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Close encounters: As the country gets busier, how do you know if you're a Covid-19 contact?

Contacting tracing is going to become increasingly important as bars and cafes re-open.

Socialising in cafes, pubs and restaurants will carry plenty more risks than before.
Socialising in cafes, pubs and restaurants will carry plenty more risks than before.
Image: Shutterstock/Michele Ursi

THE QUESTION OF ‘Who are you meeting?’ will take on a greater significance in the weeks, months and possibly years to come as Covid-19 requires a greater policing and recording of who exactly we meet. 

Yet this week the question wasn’t of who people meet, but where. With some pubs set to re-open at the end of the month, alongside cafes and other dining establishments, the regulations governing socialising attracted widespread attention. 

On Wednesday evening, Fáilte Ireland published a finalised set of guidelines for the re-opening of pubs and restaurants, with one requirement stating that seating time for a group will be for a maximum of 105 minutes. Fifteen minutes will then be allocated after this period to allow for the area to be cleaned and a new group seated.

Pubs will also be permitted to impose one-metre social distancing in some cases, if a two-metre distance is not possible. 

The stipulation that triggered most discussion was over meals, with pubs told that to re-open meals will have to be “substantial” and cost at least €9 – a requirement that will remain in place until 20 July, when pubs that don’t serve food are allowed reopen.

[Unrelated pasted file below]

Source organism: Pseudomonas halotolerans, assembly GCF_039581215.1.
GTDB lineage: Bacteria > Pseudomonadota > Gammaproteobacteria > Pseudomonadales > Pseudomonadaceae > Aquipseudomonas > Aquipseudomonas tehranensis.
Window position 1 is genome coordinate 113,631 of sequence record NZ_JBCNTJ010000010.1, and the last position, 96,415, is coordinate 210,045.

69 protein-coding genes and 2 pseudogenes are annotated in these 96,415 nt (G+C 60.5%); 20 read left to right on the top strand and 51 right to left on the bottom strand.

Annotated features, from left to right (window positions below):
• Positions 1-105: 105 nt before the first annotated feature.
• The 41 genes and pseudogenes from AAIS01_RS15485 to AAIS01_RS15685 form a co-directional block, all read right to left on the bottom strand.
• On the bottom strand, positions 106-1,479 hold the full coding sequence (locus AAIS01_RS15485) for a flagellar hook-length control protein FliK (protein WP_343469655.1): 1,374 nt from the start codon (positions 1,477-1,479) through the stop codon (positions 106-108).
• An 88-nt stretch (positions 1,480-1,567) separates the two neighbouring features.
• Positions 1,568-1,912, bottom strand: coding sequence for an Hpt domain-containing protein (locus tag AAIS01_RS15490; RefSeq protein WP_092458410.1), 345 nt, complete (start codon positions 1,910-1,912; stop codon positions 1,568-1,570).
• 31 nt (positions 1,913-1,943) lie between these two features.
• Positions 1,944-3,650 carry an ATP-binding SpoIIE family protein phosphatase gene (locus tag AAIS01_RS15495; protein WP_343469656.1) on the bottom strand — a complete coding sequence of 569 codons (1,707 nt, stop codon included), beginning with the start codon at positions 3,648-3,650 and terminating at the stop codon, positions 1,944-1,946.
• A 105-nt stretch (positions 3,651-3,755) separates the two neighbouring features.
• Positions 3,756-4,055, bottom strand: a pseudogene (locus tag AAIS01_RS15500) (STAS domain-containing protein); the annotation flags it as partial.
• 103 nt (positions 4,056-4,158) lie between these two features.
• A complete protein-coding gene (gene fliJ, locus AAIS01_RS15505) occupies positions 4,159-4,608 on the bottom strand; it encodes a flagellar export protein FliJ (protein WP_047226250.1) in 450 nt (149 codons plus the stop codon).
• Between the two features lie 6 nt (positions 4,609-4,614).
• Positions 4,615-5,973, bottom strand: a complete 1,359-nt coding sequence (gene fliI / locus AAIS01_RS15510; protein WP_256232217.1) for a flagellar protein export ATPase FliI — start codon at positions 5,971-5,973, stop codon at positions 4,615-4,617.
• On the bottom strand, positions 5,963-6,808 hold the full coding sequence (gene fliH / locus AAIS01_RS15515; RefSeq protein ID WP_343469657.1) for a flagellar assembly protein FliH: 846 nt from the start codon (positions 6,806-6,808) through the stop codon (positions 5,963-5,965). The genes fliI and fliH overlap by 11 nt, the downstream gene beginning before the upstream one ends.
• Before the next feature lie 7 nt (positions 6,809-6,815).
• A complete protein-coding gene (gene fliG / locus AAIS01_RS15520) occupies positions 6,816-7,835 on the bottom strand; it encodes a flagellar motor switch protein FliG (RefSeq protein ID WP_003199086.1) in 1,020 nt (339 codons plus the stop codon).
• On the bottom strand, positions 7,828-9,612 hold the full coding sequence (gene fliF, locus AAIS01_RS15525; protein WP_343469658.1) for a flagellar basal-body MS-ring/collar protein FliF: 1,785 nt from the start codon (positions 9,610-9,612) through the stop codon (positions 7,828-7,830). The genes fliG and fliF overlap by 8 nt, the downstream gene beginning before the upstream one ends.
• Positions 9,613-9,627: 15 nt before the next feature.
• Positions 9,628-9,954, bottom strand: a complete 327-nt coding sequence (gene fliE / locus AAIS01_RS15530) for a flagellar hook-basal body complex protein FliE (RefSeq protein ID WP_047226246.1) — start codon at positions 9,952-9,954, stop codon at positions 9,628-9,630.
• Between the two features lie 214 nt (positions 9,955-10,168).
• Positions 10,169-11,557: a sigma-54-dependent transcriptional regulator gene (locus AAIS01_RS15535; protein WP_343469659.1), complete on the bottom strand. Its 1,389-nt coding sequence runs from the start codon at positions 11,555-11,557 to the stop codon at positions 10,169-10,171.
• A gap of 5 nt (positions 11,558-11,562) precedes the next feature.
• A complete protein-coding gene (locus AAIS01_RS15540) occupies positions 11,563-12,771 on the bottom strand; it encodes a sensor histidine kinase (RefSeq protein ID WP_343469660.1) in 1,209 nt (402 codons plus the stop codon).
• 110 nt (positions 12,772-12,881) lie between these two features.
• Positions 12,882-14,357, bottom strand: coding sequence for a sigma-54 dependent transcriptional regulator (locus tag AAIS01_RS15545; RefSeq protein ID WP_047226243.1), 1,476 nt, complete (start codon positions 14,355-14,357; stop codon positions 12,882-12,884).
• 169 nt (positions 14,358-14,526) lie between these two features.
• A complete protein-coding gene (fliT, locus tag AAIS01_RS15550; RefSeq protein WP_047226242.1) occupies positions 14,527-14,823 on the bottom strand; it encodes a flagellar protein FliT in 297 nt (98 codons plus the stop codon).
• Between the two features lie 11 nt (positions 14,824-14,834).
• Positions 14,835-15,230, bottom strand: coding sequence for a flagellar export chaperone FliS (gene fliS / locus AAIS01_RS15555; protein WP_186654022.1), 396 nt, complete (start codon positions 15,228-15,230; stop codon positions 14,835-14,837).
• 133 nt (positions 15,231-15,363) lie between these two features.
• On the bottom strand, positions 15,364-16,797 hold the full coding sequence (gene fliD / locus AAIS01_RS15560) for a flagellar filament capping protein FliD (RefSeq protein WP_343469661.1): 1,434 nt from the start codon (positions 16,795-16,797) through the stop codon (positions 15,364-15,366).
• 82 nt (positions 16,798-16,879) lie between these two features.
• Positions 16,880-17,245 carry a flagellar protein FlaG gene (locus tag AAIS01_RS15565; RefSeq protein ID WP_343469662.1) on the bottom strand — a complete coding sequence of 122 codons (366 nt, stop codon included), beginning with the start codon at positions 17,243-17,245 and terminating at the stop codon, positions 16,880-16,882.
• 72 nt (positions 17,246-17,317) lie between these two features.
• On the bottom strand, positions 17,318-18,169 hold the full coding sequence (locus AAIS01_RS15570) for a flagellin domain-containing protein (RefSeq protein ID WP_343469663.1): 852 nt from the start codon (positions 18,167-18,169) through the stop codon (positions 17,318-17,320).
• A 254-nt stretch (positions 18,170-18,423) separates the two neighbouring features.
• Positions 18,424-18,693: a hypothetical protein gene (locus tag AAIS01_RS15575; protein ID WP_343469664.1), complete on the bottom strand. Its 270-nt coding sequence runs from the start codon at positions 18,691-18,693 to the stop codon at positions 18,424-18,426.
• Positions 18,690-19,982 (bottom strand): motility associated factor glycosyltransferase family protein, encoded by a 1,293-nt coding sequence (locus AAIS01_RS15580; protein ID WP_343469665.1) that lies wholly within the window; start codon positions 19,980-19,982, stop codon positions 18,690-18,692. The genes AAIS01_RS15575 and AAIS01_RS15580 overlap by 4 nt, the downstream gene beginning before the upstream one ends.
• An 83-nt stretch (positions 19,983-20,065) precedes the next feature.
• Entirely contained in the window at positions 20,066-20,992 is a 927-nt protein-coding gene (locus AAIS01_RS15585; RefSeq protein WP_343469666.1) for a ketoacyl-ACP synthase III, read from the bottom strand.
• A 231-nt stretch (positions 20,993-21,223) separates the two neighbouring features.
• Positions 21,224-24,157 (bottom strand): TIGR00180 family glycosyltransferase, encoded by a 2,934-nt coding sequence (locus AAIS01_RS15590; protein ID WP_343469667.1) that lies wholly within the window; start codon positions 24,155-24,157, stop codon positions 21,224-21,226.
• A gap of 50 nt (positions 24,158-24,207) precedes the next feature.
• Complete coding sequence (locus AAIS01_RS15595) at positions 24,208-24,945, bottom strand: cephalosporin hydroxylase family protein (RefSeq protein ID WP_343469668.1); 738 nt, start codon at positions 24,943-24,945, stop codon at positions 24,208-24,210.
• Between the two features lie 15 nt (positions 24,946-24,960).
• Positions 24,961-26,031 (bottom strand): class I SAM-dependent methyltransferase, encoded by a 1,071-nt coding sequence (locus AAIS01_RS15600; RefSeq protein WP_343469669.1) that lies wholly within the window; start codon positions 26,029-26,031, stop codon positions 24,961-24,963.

But once the country gets used to the rules, it could be who you’re sharing that meal with – or who else is eating near you – that really matters. 

Close contact

Healthcare staff have become very familiar with the language of “close contact” and “casual contact” during the crisis, as numbers of cases racked up among HSE and healthcare workers. 

Staff have become accustomed to being told that they were a close contact or a casual contact of someone diagnosed with Covid-19 – although many staff, if they remained asymptomatic, were told to stay at work to avoid major pressures on wards and hospitals. 

In the months and weeks to come, a passing familiarity with HSE rules on contacts may become important for us all. HSE guidance, published at the end of last month, defines a close contact as: 

Anyone who has spent more than 15 minutes, face-to-face, within two metres of a person with coronavirus in any setting, for example, anyone living in the same household, or someone who has shared a closed space with a confirmed case for more than two hours.

What does this mean for someone sitting inside a socially distanced pub or restaurant in the coming weeks?

It’s hard to say. The outbreaks we’ve seen in Seoul in South Korea and, more recently, in Beijing in China, saw authorities chase to trace and isolate contacts of confirmed cases.